Resolving Timeline Issues

On the Canadian Electoral System

Posted on: September 2, 2008

Everyone knows the US election is in full swing (or it will be after the Republican National Convention which may or may not occur on time depending on what Hurricane Gustav does).

North of the 49th, we’re also potentially, maybe headed for an election as well. Prime Minister Stephen Harper thinks that Parliament has become dysfunctional. Over the last week or two, he’s been meeting with the leaders of the opposition parties to see what can be done. Its apparent that he hopes to call an election for the fall. Take note: the Canadian election, if its allowed, will take place before the US election. National news stations are positing October 14th.

Canwest News Services is reporting that so far:

PQ Leader Gilles Duceppe and NDP Leader Jack Layton met with Harper Friday and Saturday respectively. Both Duceppe and Layton came away from those meetings convinced that Harper wants a general election and was not interested in finding a compromise that would allow the House of Commons to resume sitting on Sept. 15. Liberal insiders say Dion goes in to his meeting Monday with Harper with low expectations that any agreement will be reached that would put MPs back in the Commons on Sept. 15.

So what has to happen? Here’s a bit of a history and political system lesson.*

Like most countries that are former British Colonies, Canada still has some constitutional hangovers. In this case, the Governor General (who represents the Queen in Canada) is the only one who can dissolve Parliament. Normally, when a bill fails in Parliament (and usually a money bill of some sort), the Prime Minister will make a symbolic walk to her residence and ask the Governor General (GG) to dissolve Parliament. Generally, the GG is considered a figurehead and does what the Prime Minister asks.

However, the GG plays an important role when it comes to minority governments. More often than not, the party with the majority of seats forms the government (Cabinet). Bills and laws extend from Cabinet and are approved by Parliament. With a majority government this isn’t a problem – laws are passed and we trundle along quite merrily for a few years. Parliament tows the party line (or is that toes? I always get that mixed up), bills are passed, and a bit later an election rolls around.

In a minority government situation (like now) more often than not, the party with the most seats forms government.

If the minority government falls, the GG has a couple of options. First, she can dissolve Parliament which results in a call for an election. Second, she can meet with leaders of the “opposition” parties to hear petitions on Why My Party Should Be the Government, and appoint another party to become that government.

With me so far? Alrighty, then. Here’s the history part.

Back in 1925-26, Prime Minister Mackenzie King asked the Governor General Lord Byng to dissolve Parliament. Like the current government, King was in a minority government position. The Conservatives had won the most seats but were in a minority situation. When Byng refused to dissolved Parliament, King resigned and the GG asked the opposition under Meighen to form a government.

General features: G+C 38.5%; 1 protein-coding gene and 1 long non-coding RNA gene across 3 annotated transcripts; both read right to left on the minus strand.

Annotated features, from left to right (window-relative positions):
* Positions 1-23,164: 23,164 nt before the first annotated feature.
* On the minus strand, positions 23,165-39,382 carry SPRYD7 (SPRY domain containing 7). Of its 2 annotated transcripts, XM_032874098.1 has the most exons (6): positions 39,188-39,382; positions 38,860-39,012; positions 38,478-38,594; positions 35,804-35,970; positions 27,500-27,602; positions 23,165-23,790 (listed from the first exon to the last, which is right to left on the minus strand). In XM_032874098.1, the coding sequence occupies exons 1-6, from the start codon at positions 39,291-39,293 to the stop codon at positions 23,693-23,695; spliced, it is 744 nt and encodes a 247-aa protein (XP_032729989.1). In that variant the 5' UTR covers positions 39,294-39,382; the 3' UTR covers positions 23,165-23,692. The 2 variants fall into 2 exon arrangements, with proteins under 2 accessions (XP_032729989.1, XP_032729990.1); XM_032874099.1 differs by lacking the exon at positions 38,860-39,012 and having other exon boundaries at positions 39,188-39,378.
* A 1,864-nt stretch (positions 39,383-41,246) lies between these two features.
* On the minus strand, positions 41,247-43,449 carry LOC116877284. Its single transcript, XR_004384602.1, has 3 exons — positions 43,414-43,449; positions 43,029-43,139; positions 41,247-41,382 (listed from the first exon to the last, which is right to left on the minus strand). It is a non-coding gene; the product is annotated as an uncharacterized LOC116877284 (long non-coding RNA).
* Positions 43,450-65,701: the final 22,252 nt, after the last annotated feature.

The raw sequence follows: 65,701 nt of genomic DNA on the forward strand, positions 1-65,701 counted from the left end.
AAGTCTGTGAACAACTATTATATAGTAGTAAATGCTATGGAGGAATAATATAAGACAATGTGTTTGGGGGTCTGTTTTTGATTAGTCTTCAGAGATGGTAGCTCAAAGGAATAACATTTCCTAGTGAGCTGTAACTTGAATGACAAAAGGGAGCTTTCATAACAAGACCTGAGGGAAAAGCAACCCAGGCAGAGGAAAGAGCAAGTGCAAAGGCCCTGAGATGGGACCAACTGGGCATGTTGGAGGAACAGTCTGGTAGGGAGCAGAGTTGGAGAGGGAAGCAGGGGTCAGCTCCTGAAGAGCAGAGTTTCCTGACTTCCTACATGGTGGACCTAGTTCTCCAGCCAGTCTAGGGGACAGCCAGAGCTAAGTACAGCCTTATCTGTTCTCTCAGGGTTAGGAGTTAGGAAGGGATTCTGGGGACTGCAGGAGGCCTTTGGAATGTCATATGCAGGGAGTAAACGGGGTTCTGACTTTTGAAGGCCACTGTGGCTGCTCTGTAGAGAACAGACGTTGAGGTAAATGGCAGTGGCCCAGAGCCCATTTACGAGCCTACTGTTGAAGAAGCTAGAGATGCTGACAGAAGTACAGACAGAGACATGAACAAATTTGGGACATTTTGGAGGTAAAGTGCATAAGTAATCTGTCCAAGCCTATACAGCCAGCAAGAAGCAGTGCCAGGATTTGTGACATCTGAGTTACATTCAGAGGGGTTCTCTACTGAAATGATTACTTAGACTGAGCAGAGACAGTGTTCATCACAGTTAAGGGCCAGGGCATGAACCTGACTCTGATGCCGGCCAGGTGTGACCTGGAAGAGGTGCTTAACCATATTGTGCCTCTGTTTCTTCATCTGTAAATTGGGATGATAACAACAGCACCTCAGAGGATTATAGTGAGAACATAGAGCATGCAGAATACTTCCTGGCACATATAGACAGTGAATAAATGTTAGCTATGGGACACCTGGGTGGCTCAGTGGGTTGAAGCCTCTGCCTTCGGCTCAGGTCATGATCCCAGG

Within a week, the new minority government lost a confidence vote and an election was called.

(you can read more about the King-Byng Crisis here)

Now, the King-Byng Crisis was important; it redefined the role of the GG and put that position more as a figurehead than an actual decision-making position. The order of the day since then has been non-interference from London on Canadian matters.

Hopefully this provides some background on the role of the GG in Canadian Politics.

Now, fast forward about 80 years, and we have almost the exact same situation again – a minority Conservative government (following a minority Liberal government). When they came in, they put in fixed election dates (I know! Amazing! Fixed election dates! Whod’a thunk?!). And now Prime Minister Harper wants an election, ostensibly because Parliament can’t function in the fall.

Well, there’s a legal question about this. Because of the fixed election date, unless the government falls in a confidence vote, its entirely possible that an election call will be illegal. But that’s one for  the lawyers.

It ultimately rests with the Governor General: in order for an election to happen, she must dissolve parliament. And you can damn well bet she’s going to ask legal advice before that occurs.

So will we be going to the polls in October? Likely, but not etched in stone. Harper always has the option of putting forth some really controversial bill, forcing a confidence vote that will fail if the GG refuses to dissolve Parliament.

Hopefully, this provides a bit of an explanation of WTF is going on in Ottawa. We’ll see later this week if there’s an election call (probably next Sunday, which sets the stage for an October 14 election).

*I’m planning a series of future posts on the various parties, current status, more detail on the system, and the leaders themselves. If anyone wants to guest post, let me know.

3 Responses to "On the Canadian Electoral System"

Thanks for the lesson – I look forward to the series.

Hey, did you know that I know all of the words to O Canada?

Yeah, GF, I think you said that once or twice 🙂

I know most of the words to the Star Spangled Banner too – I tend to get the last few lines mangled though 😛

And Katie, when are you updating, dammit?

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September 2008


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